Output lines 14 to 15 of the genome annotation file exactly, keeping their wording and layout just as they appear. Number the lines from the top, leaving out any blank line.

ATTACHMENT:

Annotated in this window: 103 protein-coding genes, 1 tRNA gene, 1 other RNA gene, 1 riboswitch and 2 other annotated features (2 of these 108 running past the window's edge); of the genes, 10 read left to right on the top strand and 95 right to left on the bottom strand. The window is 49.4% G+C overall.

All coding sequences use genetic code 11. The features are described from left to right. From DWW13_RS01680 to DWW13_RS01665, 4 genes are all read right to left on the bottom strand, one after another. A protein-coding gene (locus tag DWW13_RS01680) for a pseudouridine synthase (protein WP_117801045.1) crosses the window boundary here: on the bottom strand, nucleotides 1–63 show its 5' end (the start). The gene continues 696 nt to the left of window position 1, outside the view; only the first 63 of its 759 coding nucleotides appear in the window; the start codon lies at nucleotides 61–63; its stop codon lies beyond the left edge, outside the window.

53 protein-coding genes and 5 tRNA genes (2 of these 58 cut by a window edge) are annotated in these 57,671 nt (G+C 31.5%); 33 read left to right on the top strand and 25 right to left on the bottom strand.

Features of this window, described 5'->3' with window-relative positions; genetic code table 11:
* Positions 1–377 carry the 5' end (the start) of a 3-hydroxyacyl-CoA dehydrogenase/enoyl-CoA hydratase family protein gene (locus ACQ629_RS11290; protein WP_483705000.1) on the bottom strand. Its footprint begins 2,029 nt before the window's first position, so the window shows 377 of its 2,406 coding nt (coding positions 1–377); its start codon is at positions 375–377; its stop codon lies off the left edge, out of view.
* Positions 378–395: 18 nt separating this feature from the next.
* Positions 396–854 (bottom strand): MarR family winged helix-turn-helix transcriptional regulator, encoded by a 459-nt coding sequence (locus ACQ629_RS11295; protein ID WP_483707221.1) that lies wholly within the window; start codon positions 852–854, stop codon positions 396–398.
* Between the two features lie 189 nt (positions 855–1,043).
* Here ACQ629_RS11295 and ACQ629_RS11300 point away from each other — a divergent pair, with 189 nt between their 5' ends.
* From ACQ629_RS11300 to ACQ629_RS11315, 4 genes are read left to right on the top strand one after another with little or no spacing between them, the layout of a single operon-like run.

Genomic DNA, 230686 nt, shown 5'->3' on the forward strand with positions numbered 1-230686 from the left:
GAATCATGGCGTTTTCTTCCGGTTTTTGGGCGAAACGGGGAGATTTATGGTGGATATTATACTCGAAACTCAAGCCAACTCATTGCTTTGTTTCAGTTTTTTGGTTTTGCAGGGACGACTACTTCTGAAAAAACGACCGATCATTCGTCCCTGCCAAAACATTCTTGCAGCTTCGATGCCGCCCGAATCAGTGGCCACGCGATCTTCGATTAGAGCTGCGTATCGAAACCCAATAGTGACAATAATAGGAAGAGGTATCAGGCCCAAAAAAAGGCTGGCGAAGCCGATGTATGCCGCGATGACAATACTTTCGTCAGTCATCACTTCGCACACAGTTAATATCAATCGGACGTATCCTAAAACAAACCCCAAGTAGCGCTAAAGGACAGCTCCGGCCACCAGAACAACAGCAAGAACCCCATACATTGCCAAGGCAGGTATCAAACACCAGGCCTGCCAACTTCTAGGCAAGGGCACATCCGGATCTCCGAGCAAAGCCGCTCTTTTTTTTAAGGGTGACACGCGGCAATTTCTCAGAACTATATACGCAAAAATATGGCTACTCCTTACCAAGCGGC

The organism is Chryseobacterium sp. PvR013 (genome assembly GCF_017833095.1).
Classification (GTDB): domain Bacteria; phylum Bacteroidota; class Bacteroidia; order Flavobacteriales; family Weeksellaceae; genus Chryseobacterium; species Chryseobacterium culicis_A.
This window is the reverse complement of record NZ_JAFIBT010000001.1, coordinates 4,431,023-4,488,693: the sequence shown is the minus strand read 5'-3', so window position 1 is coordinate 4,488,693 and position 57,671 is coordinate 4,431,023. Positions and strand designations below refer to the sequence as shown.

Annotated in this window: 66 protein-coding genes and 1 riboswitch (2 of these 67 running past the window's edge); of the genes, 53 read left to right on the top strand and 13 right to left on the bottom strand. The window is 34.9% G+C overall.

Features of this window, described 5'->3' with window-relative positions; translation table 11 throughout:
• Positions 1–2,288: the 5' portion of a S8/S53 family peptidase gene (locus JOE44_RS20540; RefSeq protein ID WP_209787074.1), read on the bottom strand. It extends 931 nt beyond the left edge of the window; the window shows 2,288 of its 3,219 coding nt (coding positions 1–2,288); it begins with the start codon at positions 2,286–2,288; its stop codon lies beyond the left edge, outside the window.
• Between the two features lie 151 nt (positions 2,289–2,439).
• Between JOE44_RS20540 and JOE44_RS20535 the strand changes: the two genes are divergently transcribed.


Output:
Classification (GTDB): domain Bacteria; phylum Bacteroidota; class Bacteroidia; order Flavobacteriales; family Weeksellaceae; genus Chryseobacterium; species Chryseobacterium culicis_A.
This window is the reverse complement of record NZ_JAFIBT010000001.1, coordinates 4,431,023-4,488,693: the sequence shown is the minus strand read 5'-3', so window position 1 is coordinate 4,488,693 and position 57,671 is coordinate 4,431,023. Positions and strand designations below refer to the sequence as shown.